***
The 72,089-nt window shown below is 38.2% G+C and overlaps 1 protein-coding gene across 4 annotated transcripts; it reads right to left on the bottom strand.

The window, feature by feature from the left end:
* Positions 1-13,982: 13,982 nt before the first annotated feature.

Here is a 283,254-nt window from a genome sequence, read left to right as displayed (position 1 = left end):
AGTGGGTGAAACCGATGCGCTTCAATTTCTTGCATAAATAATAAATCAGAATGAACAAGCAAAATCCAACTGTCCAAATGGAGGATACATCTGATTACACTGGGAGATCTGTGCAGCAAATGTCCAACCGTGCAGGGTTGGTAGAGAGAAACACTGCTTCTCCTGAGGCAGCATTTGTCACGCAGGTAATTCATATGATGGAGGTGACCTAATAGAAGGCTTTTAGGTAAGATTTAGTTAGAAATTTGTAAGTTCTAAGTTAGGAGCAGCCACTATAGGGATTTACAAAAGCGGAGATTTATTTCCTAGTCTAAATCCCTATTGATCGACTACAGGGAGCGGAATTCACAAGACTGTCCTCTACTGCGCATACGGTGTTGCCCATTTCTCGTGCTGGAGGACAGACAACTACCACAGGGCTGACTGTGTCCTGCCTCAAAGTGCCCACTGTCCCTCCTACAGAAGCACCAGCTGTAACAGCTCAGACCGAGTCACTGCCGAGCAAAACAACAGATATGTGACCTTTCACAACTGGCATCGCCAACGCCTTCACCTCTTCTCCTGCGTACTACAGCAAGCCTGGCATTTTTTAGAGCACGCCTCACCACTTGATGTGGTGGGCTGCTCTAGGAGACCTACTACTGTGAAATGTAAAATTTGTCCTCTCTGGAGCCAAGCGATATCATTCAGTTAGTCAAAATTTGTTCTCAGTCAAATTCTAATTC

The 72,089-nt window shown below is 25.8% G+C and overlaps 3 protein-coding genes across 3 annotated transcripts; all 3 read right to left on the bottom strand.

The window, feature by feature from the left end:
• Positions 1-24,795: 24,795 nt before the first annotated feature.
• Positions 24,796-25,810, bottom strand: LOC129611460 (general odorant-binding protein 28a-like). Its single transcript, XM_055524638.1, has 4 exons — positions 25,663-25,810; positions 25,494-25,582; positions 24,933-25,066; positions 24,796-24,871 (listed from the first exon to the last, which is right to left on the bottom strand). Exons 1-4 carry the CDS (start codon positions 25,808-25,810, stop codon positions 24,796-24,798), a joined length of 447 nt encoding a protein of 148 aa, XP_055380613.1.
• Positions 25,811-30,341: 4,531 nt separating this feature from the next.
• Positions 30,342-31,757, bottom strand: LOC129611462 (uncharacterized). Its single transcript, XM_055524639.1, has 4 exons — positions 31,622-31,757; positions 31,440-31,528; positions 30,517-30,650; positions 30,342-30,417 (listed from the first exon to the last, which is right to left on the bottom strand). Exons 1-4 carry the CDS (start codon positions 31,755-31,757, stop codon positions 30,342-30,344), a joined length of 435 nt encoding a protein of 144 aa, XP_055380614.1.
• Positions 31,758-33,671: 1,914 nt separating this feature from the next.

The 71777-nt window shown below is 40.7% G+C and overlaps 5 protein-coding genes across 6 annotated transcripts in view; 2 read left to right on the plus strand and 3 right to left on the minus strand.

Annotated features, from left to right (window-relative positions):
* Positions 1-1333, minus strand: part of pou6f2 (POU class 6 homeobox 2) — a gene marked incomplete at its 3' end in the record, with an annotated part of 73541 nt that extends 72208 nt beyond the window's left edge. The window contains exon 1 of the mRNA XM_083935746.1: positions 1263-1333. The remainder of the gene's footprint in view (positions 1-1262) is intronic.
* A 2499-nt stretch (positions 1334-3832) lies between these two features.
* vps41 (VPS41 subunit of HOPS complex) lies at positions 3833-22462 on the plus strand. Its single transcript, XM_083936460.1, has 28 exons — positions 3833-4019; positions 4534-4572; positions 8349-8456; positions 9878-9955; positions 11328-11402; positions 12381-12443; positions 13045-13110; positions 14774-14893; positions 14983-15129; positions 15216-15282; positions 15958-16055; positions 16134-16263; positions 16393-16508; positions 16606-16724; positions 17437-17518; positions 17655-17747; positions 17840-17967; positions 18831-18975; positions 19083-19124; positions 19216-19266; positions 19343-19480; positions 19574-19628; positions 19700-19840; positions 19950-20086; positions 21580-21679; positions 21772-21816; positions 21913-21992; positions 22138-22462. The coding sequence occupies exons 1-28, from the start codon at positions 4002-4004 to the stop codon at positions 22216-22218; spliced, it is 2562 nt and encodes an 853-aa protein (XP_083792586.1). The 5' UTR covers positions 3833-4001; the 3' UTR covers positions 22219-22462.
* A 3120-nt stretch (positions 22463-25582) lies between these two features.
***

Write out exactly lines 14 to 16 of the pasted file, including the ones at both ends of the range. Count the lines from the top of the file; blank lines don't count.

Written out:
Annotated features, from left to right (window-relative positions):
* Positions 1-1333, minus strand: part of pou6f2 (POU class 6 homeobox 2) — a gene marked incomplete at its 3' end in the record, with an annotated part of 73541 nt that extends 72208 nt beyond the window's left edge. The window contains exon 1 of the mRNA XM_083935746.1: positions 1263-1333. The remainder of the gene's footprint in view (positions 1-1262) is intronic.
* A 2499-nt stretch (positions 1334-3832) lies between these two features.